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      We thank Young and Hopkins
      • Young R.P.
      • Hopkins R.J.
      Statin use in pneumonia.
      for their thoughtful letter. As a principal aim of our study was to inform the design of a randomized-controlled trial, we are pleased our analysis is being used for this purpose.
      • Chopra V.
      • Rogers M.A.
      • Buist M.
      • et al.
      Is statin use associated with reduced mortality after pneumonia? A systematic review and meta-analysis.
      Because of the association between smoking, chronic obstructive pulmonary disease (COPD), and inflammation, Young and Hopkins
      • Young R.P.
      • Hopkins R.J.
      Statin use in pneumonia.
      suggest that a COPD cohort may be ideal for a statin-pneumonia randomized-controlled trial. Recent studies support the statin-COPD-inflammation hypothesis. In a nested case-control analysis, statin treatment decreased the risk of mortality in patients with COPD by 39%. Importantly, reduced mortality was observed only when baseline levels of C-reactive protein were >3 mg/L.
      • Lahousse L.
      • Loth D.W.
      • Joos G.F.
      • et al.
      Statins, systemic inflammation and risk of death in COPD: the Rotterdam study.
      In an animal model, simvastatin treatment reversed smoke-induced pulmonary hypertension and prevented emphysema.
      • Wright J.L.
      • Zhou S.
      • Preobrazhenska O.
      • et al.
      Statin reverses smoke-induced pulmonary hypertension and prevents emphysema but not airway remodeling.
      Finally, a prospective study of patients hospitalized with acute exacerbations of COPD found lower risk of subsequent exacerbations and improved quality of life among statin users.
      • Bartziokas K.
      • Papaioannou A.I.
      • Minas M.
      • et al.
      Statins and outcome after hospitalization for COPD exacerbation: a prospective study.
      These findings highlight the importance of a systemic anti-inflammatory strategy in COPD.
      As with any research proposal, we must be mindful of perils that threaten the validity of this schema. First, smoking was reported variably among studies included in our analysis: our findings thus reflect only a selection of the available literature. Second, we estimated effect sizes based on inclusion of smoking in multivariable models: thus, the pooled effect reported (odds ratio 0.63; 95% confidence interval, 0.48-0.83) cannot be solely attributed to this covariate, but to adjusted effects when smoking was included as one among many covariates in fully adjusted models. Third, because smoking is a primary risk factor for both COPD and coronary artery disease, many of these patients are already taking statins. Recruiting statin-naïve patients with spirometrically confirmed COPD may thus prove challenging.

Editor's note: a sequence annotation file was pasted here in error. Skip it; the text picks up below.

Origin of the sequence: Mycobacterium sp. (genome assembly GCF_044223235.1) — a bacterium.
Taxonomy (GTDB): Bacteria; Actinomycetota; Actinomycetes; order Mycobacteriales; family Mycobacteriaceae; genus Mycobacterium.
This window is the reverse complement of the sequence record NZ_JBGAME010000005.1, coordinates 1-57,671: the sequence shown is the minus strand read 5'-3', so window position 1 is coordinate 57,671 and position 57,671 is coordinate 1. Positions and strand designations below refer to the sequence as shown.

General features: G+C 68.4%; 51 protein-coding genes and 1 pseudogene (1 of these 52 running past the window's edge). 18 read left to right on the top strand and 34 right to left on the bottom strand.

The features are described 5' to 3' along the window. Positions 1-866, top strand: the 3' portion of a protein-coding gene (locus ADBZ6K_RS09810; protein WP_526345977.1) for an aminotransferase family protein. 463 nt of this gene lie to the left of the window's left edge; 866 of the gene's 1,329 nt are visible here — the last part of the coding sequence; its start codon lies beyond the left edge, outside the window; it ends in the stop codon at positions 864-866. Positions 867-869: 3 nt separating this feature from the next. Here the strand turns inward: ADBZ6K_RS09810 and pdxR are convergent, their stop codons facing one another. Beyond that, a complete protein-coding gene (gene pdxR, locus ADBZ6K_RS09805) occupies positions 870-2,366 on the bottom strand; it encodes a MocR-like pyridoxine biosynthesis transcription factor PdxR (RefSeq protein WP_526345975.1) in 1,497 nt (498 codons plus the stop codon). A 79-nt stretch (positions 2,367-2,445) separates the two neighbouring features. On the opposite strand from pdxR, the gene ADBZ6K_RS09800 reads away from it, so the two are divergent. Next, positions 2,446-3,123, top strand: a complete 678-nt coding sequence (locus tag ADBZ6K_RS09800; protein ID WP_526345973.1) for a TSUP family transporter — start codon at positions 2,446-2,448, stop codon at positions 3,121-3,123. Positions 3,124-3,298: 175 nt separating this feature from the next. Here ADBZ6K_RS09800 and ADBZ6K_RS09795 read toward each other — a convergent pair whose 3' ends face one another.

As no study has, to date, specifically examined the effects of statins in patients with COPD and pneumonia, pilot feasibility studies may offer a prudent first step to test Young and Hopkins’ proposal. One setting for such research is the US Veterans Affairs (VA) Medical Centers, where the trifecta of coronary artery disease, COPD, and smoking are highly prevalent. VA investigators have contributed substantially to this area of research, and trials involving statins, COPD, and pneumonia will benefit from their involvement.

      References

        • Young R.P.
        • Hopkins R.J.
        Statin use in pneumonia.
        Am J Med. 2013; 126: e11-e12
        • Chopra V.
        • Rogers M.A.
        • Buist M.
        • et al.
        Is statin use associated with reduced mortality after pneumonia? A systematic review and meta-analysis.
        Am J Med. 2012; 125: 1111-1123
        • Lahousse L.
        • Loth D.W.
        • Joos G.F.
        • et al.
        Statins, systemic inflammation and risk of death in COPD: the Rotterdam study.
        Pulm Pharmacol Ther. 2013; 26 (Available at:) (Accessed December 20, 2012): 212-217
        • Wright J.L.
        • Zhou S.
        • Preobrazhenska O.
        • et al.
        Statin reverses smoke-induced pulmonary hypertension and prevents emphysema but not airway remodeling.
        Am J Respir Crit Care Med. 2011; 183: 50-58
        • Bartziokas K.
        • Papaioannou A.I.
        • Minas M.
        • et al.
        Statins and outcome after hospitalization for COPD exacerbation: a prospective study.
        Pulm Pharmacol Ther. 2011; 24: 625-631

      Linked Article

      • Statin Use in Pneumonia
        The American Journal of MedicineVol. 126Issue 7
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          In the recent systematic review by Chopra et al,1 they conclude that although prior statin use appears to lower mortality following pneumonia, the effect is substantially diminished following subgroup stratification and adjustment for confounding covariates. We note that an important exception to this conclusion is observed in smokers (current and former), where mortality reduction from statin use was 37% (and unaffected by adjustment).1 We describe below why this observation is important.
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